Right Arm Technique

September 24, 2020, 3:55 PM · Hello! I'm just going to dive right in :)

As of late when practicing, I've been trying to improve my bow arm technique: bow straightness in relationship to the bridge, general bow arm ergonomics, and overall trying to understand and become familiar with the feeling of letting gravity do most of the work (mainly down bows) while minimizing unneeded movement in my fingers/forearm/shoulder.

Here are just a few questions I have...

1. How should I approach increasing the tempo of whole-bow strokes (frog to very tip and back) while maintaining a straight bow, a consistent tension-free bow arm? (As an example: one note per bow on any scale, say quarter note upwards of 90?

2. Piggy backing off of my first question, How should I approach a fast bow stroke, that includes string crossings? (ex: triplets, 3 notes per bow ((whole bow)) alternating from G string to D and back - gdg dgd gdg dgd)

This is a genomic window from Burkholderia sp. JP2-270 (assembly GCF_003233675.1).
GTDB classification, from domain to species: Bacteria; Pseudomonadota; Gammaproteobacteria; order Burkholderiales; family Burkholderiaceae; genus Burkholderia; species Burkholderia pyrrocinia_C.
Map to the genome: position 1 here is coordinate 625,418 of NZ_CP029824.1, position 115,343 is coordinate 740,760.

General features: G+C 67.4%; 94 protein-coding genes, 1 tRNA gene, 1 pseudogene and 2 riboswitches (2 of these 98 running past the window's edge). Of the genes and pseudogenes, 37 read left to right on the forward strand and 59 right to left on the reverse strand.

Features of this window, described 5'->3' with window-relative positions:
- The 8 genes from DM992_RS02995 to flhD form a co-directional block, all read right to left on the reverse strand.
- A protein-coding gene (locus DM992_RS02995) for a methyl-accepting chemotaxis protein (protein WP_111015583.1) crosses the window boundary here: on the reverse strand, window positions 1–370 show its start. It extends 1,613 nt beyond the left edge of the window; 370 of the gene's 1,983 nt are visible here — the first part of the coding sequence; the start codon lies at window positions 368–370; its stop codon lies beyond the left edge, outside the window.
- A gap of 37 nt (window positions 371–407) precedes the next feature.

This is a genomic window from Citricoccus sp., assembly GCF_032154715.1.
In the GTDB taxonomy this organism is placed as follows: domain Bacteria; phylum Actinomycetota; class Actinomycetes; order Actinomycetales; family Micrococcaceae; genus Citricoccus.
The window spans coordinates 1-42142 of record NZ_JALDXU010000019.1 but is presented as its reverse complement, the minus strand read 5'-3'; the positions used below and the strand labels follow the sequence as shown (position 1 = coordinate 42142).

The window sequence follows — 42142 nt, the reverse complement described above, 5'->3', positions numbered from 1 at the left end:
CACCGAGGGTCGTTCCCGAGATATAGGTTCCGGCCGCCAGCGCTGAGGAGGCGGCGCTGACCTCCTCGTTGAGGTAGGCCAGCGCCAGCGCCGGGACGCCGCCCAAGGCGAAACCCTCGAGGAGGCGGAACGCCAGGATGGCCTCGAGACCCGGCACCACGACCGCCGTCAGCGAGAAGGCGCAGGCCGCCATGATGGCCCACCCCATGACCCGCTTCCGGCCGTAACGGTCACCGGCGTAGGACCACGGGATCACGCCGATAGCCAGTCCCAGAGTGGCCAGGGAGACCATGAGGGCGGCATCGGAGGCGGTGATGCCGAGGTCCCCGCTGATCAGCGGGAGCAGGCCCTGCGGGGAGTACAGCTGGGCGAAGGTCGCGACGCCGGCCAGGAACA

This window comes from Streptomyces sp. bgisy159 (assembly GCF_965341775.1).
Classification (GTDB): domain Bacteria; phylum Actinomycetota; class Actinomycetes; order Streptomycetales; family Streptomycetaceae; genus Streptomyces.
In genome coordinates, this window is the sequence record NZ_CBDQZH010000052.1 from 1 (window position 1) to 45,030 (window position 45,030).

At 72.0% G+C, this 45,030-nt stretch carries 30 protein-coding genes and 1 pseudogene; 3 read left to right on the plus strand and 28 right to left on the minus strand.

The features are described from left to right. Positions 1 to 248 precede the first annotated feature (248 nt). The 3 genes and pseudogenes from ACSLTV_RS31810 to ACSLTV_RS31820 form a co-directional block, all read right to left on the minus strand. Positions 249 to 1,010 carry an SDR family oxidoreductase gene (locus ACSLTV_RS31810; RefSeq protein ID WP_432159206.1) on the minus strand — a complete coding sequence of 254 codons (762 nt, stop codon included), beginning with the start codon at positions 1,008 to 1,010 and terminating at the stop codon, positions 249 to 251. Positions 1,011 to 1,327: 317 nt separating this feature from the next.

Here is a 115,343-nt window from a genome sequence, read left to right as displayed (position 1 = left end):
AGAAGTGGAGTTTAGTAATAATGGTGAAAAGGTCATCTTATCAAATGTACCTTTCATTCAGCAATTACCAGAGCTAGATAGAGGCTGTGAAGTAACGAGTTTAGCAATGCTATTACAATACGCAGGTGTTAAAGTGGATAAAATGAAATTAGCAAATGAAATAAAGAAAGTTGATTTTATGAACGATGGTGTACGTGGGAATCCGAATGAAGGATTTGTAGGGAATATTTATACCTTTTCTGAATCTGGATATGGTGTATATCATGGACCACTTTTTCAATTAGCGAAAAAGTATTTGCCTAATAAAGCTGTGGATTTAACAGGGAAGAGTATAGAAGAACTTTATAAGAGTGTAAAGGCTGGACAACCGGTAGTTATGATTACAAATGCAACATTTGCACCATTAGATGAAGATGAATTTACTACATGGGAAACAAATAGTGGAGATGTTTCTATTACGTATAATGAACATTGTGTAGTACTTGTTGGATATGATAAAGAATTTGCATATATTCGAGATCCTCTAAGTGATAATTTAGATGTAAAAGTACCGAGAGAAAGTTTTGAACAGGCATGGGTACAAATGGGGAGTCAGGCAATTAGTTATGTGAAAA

3. Piggy backing again off of everything I've said haha, when executing fast bow strokes that take quite a bit of bow, how do I know that my right arm is doing what it's supposed to do? To dive into greater detail on what I'm trying to explain,(ex: should by shoulder be moving that much? more? not at all? Should by wrist be static in this part of the bow, or should it be more involved? what about my fingers? should I apply more pressure? less? should there be any finger movement at all? Is this a big arm movement or should it be broken down into smaller muscle groups? How does this all change throughout the parts of bow and at different speeds or with different color/tone intentions?) These are just a flood of questions I have when analyzing my bow stroke.